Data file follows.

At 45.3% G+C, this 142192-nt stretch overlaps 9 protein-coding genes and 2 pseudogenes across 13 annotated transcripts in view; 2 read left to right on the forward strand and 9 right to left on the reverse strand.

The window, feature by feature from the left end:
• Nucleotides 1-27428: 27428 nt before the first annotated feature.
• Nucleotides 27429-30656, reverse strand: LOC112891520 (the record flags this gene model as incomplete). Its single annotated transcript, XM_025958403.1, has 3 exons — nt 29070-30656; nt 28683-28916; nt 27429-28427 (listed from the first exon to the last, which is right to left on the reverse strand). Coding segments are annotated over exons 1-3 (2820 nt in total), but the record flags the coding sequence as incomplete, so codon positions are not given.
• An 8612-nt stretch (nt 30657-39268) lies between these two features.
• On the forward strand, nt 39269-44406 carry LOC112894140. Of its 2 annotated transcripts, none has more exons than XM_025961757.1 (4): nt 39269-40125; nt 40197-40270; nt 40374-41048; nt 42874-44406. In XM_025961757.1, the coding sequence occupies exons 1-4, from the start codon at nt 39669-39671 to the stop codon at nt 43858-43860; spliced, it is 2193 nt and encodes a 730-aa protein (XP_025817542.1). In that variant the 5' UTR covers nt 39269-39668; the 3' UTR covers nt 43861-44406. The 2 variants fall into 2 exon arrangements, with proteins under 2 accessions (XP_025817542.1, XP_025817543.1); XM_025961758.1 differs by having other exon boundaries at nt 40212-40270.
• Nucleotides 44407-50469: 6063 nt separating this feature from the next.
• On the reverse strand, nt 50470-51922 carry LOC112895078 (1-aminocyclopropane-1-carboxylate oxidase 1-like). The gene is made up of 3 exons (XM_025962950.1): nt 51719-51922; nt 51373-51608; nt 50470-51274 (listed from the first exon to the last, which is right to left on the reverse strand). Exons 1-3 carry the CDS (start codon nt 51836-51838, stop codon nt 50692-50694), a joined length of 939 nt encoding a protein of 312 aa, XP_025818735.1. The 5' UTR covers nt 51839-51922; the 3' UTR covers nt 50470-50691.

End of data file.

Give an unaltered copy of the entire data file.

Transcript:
At 45.3% G+C, this 142192-nt stretch overlaps 9 protein-coding genes and 2 pseudogenes across 13 annotated transcripts in view; 2 read left to right on the forward strand and 9 right to left on the reverse strand.

The window, feature by feature from the left end:
• Nucleotides 1-27428: 27428 nt before the first annotated feature.
• Nucleotides 27429-30656, reverse strand: LOC112891520 (the record flags this gene model as incomplete). Its single annotated transcript, XM_025958403.1, has 3 exons — nt 29070-30656; nt 28683-28916; nt 27429-28427 (listed from the first exon to the last, which is right to left on the reverse strand). Coding segments are annotated over exons 1-3 (2820 nt in total), but the record flags the coding sequence as incomplete, so codon positions are not given.
• An 8612-nt stretch (nt 30657-39268) lies between these two features.
• On the forward strand, nt 39269-44406 carry LOC112894140. Of its 2 annotated transcripts, none has more exons than XM_025961757.1 (4): nt 39269-40125; nt 40197-40270; nt 40374-41048; nt 42874-44406. In XM_025961757.1, the coding sequence occupies exons 1-4, from the start codon at nt 39669-39671 to the stop codon at nt 43858-43860; spliced, it is 2193 nt and encodes a 730-aa protein (XP_025817542.1). In that variant the 5' UTR covers nt 39269-39668; the 3' UTR covers nt 43861-44406. The 2 variants fall into 2 exon arrangements, with proteins under 2 accessions (XP_025817542.1, XP_025817543.1); XM_025961758.1 differs by having other exon boundaries at nt 40212-40270.
• Nucleotides 44407-50469: 6063 nt separating this feature from the next.
• On the reverse strand, nt 50470-51922 carry LOC112895078 (1-aminocyclopropane-1-carboxylate oxidase 1-like). The gene is made up of 3 exons (XM_025962950.1): nt 51719-51922; nt 51373-51608; nt 50470-51274 (listed from the first exon to the last, which is right to left on the reverse strand). Exons 1-3 carry the CDS (start codon nt 51836-51838, stop codon nt 50692-50694), a joined length of 939 nt encoding a protein of 312 aa, XP_025818735.1. The 5' UTR covers nt 51839-51922; the 3' UTR covers nt 50470-50691.